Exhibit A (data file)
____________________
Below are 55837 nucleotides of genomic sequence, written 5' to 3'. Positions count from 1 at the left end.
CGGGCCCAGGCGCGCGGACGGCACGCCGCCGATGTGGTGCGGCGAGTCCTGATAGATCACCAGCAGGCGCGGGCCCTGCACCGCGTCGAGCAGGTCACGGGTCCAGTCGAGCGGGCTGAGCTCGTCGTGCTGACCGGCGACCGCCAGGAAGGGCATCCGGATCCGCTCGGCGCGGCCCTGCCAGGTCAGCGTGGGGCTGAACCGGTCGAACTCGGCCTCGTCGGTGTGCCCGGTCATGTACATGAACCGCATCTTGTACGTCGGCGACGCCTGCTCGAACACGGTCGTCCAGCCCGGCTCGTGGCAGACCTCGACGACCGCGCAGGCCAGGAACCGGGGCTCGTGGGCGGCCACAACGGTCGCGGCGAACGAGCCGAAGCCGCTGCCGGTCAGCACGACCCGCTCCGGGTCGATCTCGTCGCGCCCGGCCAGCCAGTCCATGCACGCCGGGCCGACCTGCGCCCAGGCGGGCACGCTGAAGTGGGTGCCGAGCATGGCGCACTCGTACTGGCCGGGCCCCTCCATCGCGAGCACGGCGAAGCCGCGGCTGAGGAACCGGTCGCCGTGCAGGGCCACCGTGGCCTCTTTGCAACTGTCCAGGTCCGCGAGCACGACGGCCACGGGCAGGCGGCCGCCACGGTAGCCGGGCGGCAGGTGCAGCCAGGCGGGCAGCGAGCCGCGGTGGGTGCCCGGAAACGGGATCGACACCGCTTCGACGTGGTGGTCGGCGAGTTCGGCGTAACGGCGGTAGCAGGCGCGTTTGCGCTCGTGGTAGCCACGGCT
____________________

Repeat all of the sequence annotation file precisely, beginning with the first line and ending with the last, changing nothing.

Below are 55837 nucleotides of genomic sequence, written 5' to 3'. Positions count from 1 at the left end.
CGGGCCCAGGCGCGCGGACGGCACGCCGCCGATGTGGTGCGGCGAGTCCTGATAGATCACCAGCAGGCGCGGGCCCTGCACCGCGTCGAGCAGGTCACGGGTCCAGTCGAGCGGGCTGAGCTCGTCGTGCTGACCGGCGACCGCCAGGAAGGGCATCCGGATCCGCTCGGCGCGGCCCTGCCAGGTCAGCGTGGGGCTGAACCGGTCGAACTCGGCCTCGTCGGTGTGCCCGGTCATGTACATGAACCGCATCTTGTACGTCGGCGACGCCTGCTCGAACACGGTCGTCCAGCCCGGCTCGTGGCAGACCTCGACGACCGCGCAGGCCAGGAACCGGGGCTCGTGGGCGGCCACAACGGTCGCGGCGAACGAGCCGAAGCCGCTGCCGGTCAGCACGACCCGCTCCGGGTCGATCTCGTCGCGCCCGGCCAGCCAGTCCATGCACGCCGGGCCGACCTGCGCCCAGGCGGGCACGCTGAAGTGGGTGCCGAGCATGGCGCACTCGTACTGGCCGGGCCCCTCCATCGCGAGCACGGCGAAGCCGCGGCTGAGGAACCGGTCGCCGTGCAGGGCCACCGTGGCCTCTTTGCAACTGTCCAGGTCCGCGAGCACGACGGCCACGGGCAGGCGGCCGCCACGGTAGCCGGGCGGCAGGTGCAGCCAGGCGGGCAGCGAGCCGCGGTGGGTGCCCGGAAACGGGATCGACACCGCTTCGACGTGGTGGTCGGCGAGTTCGGCGTAACGGCGGTAGCAGGCGCGTTTGCGCTCGTGGTAGCCACGGCT